Distributed leadership, or the expansion of leadership roles in schools, beyond those in formal leadership or administrative posts, represents one of the most influential ideas to emerge in the field of educational leadership in the past decade (Hallinger and Heck, 2009). The idea of distributed leadership as “leadership shared within and between schools” (Harris, 2008, p. 16) has found favor with researchers, policymakers, practitioners, and educational reformers around the globe (Spillane, 2006; Harris, 2008; Leithwood et al., 2009). Few ideas, it seems, have provoked as much attention, debate, and controversy in the school leadership field, as this particular concept.
Distributed leadership: what we know
Distributed leadership is increasingly been seen as a contributor to organizational growth and success. From a distributed perspective, it is the nature and the effects of leadership practice that matter. Knowing if, how and in what way distributed leadership practice influences organizational outcomes is at the heart of a great deal of contemporary empirical inquiry (Leithwood et al., 2009; Harris, 2009). In England, a recent study of school transformation has shown that distributed leadership is a key component of success and highlights how this was associated with higher performance and gains in achievement. In all the school cases, the principals had deliberately shared leadership responsibilities in order to support innovation and change. This was a very conscious and deliberate strategy by the principals to extend and build leadership capacity within the schools.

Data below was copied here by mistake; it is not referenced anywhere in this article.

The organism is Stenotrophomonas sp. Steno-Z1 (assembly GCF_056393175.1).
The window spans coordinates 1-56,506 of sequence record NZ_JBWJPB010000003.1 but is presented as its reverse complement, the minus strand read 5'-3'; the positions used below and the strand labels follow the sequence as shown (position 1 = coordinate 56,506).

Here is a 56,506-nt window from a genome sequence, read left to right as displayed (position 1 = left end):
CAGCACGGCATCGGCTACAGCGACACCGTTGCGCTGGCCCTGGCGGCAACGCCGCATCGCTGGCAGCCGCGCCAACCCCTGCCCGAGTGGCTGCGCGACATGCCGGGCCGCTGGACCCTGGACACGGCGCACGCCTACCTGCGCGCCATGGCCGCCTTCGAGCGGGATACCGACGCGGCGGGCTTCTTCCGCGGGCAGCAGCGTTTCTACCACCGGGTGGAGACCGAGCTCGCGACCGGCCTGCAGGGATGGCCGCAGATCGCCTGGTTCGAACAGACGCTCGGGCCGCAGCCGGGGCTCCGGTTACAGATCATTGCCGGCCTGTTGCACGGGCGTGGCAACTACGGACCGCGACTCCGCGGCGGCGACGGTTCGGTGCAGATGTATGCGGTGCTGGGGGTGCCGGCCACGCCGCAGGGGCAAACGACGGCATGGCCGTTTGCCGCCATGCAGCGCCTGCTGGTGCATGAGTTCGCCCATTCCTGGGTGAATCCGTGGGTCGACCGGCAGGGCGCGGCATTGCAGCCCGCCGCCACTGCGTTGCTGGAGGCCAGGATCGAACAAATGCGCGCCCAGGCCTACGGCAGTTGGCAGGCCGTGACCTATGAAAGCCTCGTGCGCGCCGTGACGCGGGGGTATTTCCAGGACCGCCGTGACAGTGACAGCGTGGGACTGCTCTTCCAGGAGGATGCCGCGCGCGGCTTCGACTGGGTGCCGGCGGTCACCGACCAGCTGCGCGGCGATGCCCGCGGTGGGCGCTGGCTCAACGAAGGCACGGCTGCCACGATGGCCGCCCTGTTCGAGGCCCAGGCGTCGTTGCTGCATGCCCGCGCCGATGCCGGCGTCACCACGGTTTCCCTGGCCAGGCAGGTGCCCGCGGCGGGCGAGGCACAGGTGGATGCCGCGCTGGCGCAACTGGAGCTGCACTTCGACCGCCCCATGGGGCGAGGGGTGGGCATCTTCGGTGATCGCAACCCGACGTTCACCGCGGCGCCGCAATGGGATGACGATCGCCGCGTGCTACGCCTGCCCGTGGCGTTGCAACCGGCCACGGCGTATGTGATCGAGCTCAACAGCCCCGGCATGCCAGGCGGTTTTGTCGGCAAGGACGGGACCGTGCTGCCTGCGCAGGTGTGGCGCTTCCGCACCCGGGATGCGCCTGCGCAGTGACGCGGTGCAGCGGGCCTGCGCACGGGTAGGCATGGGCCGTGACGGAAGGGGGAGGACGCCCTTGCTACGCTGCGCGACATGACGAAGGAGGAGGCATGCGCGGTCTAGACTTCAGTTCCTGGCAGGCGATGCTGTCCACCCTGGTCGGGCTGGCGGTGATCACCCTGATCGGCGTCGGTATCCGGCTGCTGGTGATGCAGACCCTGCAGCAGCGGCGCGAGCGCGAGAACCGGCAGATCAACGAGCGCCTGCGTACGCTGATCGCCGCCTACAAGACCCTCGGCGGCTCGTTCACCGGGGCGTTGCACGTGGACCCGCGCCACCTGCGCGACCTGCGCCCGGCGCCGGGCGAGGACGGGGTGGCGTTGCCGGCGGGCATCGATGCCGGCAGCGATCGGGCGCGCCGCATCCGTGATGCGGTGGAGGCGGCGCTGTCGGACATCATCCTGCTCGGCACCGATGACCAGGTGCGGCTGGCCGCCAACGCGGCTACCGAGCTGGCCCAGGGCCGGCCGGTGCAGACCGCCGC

Are You Searching Answer of this Question? Request Malaysian Writers to Write a plagiarism Free Copy for You.
The postappeared first on .